4. Shell and tube heat exchangers for engine cooling water and lubricating oil cooling have traditionally been circulated with sea water. The sea water is in contact with the inside of the tubes, tube plates and water boxes....

  5. Plate type heat exchanger

  6. The obvious feature of plate type heat exchangers, is that they are easily opened for cleaning. The major advantage over tube type coolers, is that their higher efficiency is reflected in a smaller size for the same cooling capacity....

  7. Details of charged air cooler

  8. The charge air coolers fitted to reduce the temperature of air after the turbo-charger and before entry to the diesel engine cylinder, are provided with fins on the heat transfer surfaces to compensate for the relatively poor heat transfer properties of air....

  9. Maintenance of heat exchangers

  10. The only attention that marine heat exchangers should require is to ensure that the heat transfer surfaces should remain substantially clean and flow passage generally clear of obstructions. Indcation that fouling has occured is given by a progressive increase in the temperature difference between the two fluids, and change of pressure....

  11. Central cooling system & Scoop arrangement for motorships

  12. The corrosion and other problems associated with salt water circulation systems can be minimized by using it for cooling central coolers through which fresh water from a closed general cooling circuit is passed. The salt water passes through only one set of pumps, valves and filters and a short length of piping.....

  13. Circulating systems for steamships

  14. The main sea-water circulating system for a ship with main propulsion by steam turbine is similar to that of a motorship with a central cooling system. The difference is that the sea water passes through a ....

  15. Closed feed system and feed heating for motor ships

  16. To ensure trouble-free operation of water-tube boilers the feed water must be of high quality with a minimal solid content and an absence of dissolved gases. Solids are deposited on the inside surfaces of steam generating tubes,....

  17. Marine condenser assembly

  18. A condenser is a vessel in which a vapour is deprived of its latent heat of vaporization and so is changed to its liquid state, usually by cooling at constant pressure. In surface condensers, steam enters at an upper level, passes over tubes in which cold sea water circulates, falls as water to the bottom and is removed by a pump (or flows to a feed tank)....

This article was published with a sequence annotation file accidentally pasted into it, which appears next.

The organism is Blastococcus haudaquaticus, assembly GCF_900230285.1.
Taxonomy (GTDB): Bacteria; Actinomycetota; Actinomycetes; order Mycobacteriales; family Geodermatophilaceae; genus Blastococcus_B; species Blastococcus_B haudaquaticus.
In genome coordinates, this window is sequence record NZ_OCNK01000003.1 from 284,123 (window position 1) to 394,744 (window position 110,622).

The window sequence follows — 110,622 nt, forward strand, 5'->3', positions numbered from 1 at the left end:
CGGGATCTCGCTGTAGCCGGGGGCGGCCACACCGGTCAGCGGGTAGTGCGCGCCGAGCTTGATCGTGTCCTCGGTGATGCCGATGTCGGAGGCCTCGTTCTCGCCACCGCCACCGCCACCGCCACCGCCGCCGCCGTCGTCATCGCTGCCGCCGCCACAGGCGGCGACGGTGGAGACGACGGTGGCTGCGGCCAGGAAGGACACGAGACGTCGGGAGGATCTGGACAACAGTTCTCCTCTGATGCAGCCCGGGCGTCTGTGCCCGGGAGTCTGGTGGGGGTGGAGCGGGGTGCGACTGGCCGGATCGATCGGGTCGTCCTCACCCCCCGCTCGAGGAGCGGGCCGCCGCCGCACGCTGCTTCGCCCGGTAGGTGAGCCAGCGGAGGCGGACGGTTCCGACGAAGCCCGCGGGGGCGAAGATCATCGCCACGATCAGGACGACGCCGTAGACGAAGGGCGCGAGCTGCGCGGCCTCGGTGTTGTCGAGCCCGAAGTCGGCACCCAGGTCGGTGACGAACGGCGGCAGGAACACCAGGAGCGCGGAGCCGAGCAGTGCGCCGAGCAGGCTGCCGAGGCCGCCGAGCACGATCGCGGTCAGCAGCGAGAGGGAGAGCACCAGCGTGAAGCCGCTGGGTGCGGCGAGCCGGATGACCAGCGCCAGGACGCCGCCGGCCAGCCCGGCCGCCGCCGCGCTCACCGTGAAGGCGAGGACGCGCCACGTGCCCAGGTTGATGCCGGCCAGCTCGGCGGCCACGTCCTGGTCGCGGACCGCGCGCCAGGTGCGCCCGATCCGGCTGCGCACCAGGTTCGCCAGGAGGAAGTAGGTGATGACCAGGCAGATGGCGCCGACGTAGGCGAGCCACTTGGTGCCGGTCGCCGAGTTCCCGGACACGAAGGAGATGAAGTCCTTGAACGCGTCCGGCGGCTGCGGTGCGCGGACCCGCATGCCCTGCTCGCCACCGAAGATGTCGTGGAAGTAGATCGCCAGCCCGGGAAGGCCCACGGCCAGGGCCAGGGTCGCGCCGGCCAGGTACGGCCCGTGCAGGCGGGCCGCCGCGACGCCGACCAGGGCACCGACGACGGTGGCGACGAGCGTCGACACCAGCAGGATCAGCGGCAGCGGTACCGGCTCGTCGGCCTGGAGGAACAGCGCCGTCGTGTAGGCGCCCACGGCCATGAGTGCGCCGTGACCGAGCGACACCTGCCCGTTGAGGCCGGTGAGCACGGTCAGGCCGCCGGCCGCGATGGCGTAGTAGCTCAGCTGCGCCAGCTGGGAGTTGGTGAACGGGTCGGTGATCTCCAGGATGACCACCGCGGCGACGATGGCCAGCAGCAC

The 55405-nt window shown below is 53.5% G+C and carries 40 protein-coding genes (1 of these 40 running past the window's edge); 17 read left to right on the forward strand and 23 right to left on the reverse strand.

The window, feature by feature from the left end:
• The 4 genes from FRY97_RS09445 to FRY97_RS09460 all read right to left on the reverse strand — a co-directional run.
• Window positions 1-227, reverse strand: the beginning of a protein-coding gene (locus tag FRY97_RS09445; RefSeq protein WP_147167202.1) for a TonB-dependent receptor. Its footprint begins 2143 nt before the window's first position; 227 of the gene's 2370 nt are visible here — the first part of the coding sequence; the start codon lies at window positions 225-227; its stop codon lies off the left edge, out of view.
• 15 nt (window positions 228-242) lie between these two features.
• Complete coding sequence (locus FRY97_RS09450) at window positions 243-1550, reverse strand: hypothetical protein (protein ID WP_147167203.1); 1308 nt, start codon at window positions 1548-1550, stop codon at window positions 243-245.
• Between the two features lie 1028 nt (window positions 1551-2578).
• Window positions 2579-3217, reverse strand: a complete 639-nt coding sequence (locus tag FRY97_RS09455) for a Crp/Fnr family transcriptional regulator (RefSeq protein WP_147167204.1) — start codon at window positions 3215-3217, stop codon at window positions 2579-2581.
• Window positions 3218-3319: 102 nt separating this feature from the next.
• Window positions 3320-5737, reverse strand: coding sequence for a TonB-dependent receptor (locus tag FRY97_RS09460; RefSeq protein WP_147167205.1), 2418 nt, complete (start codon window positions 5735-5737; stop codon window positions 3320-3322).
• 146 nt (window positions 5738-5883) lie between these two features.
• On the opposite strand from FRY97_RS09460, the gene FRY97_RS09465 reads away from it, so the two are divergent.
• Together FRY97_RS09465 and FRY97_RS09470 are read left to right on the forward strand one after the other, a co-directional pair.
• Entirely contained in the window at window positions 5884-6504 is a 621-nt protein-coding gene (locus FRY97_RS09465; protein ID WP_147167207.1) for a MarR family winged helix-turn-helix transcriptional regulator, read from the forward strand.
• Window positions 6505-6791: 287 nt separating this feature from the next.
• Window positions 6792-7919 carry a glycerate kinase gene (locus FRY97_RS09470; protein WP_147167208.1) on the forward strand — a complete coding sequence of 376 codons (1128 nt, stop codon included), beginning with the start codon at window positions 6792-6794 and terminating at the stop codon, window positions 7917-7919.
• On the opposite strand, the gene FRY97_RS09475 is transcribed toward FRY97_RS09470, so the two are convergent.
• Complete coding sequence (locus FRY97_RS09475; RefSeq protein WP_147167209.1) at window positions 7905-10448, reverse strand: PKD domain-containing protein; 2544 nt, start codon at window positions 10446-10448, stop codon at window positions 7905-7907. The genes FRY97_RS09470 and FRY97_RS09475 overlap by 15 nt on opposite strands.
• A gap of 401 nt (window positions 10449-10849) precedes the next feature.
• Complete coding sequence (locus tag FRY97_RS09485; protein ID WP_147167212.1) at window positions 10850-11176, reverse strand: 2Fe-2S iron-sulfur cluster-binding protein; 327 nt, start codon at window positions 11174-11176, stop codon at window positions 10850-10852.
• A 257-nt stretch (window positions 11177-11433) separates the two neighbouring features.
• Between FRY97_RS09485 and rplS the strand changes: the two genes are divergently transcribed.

19. Three stage air ejector with internal diffusers

  20. A steam-jet ejector may be used to withdraw air and dissolved gases from the condenser. In each stage of the steam-jet ejector, high pressure steam is expanded in a convergent/divergent nozzle. ...

  21. Pressure governor for motor ships

  22. The main feature of the governor is that if the pump loses suction the steam ports are opened wide, allowing the pump to accelerate rapidly to the speed at which the emergency trip acts....

  23. Liquid ring pump- Nash rotary liquid ring pumps

  24. Nash rotary liquid ring pumps, in association with atmospheric air ejectors, may be used instead of diffuser-type steam ejectors and are arranged as shown...

  25. The Weir electro-feeder - a multi-stage centrifugal pump

  26. A multi-stage centrifugal pump mounted on a common baseplate with its electric motor. The number of stages may vary from two to fourteen depending upon the capacity of the pump and the required discharge pressure....

  27. Feed water heaters for motor ships

  28. Surface or direct contact feed heaters, play an important part in the recovery of latent heat from exhaust steam. Direct contact feed heaters are also known as de-aerators....

  29. Devaporizer & turbo-feed pump

  30. If the de-aerator cannot be vented to atmosphere or to a gland condenser satisfactorily, a devaporizer is connected to the vapour outlet condensing the vapour vented with the non-condensable gases and cooling these gases before they are discharged. ...

  31. Typical de-aerator & Cascade trays

  32. Normally, the de-aerator is mounted directly on a storage tank, into which the de-aerated water falls, to be withdrawn through a bottom connection by a pump or by gravity. The tank usually has a capacity....